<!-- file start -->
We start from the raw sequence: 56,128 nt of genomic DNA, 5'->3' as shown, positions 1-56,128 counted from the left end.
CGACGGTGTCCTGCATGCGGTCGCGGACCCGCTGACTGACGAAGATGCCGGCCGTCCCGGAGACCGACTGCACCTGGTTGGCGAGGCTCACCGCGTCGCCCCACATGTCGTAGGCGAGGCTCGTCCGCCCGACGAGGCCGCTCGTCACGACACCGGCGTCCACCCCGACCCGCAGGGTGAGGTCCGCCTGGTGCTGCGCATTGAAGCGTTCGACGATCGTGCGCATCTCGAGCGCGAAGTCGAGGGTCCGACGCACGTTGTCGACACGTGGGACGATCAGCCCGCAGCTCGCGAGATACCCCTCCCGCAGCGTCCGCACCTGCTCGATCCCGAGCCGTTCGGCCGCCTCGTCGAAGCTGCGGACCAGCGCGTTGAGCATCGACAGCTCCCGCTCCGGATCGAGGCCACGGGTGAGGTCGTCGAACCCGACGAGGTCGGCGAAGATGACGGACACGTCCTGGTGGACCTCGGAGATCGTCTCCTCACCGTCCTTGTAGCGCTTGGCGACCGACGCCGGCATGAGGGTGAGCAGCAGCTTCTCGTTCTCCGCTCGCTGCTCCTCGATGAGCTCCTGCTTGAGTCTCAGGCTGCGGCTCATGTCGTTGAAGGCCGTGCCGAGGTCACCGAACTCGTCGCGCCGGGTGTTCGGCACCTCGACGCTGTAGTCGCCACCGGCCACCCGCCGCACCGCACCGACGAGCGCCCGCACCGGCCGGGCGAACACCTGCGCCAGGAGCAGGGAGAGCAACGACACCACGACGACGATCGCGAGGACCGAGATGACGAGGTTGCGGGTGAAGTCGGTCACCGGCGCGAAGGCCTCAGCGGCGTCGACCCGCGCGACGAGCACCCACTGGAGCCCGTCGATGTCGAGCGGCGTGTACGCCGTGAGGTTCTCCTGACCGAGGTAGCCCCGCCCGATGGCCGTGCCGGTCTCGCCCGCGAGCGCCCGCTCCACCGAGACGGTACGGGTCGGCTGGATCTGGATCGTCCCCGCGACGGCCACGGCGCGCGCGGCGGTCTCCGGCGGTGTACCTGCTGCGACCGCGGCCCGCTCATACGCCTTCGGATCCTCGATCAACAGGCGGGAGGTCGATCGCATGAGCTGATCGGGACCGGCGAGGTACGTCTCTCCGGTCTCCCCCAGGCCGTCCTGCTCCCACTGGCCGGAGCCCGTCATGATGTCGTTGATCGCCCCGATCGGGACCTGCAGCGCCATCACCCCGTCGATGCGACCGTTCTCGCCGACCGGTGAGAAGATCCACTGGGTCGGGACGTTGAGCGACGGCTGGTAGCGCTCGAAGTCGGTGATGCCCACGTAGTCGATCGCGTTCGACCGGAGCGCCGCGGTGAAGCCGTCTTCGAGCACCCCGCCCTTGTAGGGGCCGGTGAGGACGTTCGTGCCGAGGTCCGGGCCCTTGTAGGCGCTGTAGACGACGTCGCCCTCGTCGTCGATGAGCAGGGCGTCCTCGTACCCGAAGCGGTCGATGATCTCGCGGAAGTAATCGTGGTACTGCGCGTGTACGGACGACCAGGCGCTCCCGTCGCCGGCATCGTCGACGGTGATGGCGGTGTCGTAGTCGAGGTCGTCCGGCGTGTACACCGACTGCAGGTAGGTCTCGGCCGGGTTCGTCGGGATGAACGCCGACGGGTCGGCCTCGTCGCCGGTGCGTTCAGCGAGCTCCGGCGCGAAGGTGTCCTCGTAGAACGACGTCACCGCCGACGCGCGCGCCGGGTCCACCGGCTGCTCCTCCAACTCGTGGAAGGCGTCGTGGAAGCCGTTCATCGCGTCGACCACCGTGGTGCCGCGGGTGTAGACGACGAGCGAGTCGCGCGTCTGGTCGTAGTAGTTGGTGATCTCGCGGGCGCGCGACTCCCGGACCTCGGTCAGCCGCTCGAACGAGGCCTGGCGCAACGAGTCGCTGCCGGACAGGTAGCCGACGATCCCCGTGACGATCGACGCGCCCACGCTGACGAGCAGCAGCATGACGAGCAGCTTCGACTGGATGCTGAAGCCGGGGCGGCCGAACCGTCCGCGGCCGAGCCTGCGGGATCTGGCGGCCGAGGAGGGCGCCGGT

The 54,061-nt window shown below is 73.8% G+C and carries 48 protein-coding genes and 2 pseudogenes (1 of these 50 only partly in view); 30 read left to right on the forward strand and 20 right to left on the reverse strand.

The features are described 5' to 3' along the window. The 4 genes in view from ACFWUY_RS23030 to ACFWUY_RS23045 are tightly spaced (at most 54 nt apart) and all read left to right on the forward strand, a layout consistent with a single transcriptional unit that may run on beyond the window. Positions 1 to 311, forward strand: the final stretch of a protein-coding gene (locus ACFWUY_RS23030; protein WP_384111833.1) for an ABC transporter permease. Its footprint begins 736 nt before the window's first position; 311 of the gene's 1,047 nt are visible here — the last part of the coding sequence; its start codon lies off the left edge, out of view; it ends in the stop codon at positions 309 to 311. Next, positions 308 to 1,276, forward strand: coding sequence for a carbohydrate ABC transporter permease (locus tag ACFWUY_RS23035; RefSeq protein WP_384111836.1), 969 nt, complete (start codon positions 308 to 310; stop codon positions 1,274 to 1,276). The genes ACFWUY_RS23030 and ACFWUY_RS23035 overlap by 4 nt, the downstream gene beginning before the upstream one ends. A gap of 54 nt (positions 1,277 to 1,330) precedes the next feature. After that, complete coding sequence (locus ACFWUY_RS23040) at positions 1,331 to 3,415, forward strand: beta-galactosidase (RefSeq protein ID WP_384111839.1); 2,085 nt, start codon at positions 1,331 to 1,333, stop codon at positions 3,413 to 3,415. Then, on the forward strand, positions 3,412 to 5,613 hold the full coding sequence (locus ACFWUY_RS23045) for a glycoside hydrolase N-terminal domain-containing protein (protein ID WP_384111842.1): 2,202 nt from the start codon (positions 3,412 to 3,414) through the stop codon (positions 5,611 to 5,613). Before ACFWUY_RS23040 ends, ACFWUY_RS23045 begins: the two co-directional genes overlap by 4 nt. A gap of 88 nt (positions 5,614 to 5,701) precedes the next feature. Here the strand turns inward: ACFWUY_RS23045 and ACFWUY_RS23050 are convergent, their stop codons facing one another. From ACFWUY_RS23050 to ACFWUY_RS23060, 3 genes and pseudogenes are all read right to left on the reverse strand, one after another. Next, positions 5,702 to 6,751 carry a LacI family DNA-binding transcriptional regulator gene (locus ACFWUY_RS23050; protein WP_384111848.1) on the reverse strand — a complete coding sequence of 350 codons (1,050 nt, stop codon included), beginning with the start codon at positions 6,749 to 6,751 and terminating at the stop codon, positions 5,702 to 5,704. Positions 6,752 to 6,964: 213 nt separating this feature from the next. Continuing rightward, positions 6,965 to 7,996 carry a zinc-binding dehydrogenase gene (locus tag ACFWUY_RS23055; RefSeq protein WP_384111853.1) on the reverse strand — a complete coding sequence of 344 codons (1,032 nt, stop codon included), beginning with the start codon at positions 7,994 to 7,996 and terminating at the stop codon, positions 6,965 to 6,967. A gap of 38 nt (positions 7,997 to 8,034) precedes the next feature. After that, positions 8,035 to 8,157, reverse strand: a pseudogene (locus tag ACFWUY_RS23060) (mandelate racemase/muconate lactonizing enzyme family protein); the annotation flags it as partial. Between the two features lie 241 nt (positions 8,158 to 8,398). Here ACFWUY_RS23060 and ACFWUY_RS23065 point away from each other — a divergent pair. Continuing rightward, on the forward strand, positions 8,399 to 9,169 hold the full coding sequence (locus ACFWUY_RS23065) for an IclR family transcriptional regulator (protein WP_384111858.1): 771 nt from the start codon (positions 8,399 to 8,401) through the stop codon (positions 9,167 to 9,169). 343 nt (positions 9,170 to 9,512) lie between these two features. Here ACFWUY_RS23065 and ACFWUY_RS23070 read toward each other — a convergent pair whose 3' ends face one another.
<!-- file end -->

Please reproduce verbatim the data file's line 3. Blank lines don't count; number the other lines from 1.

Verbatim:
The 54,061-nt window shown below is 73.8% G+C and carries 48 protein-coding genes and 2 pseudogenes (1 of these 50 only partly in view); 30 read left to right on the forward strand and 20 right to left on the reverse strand.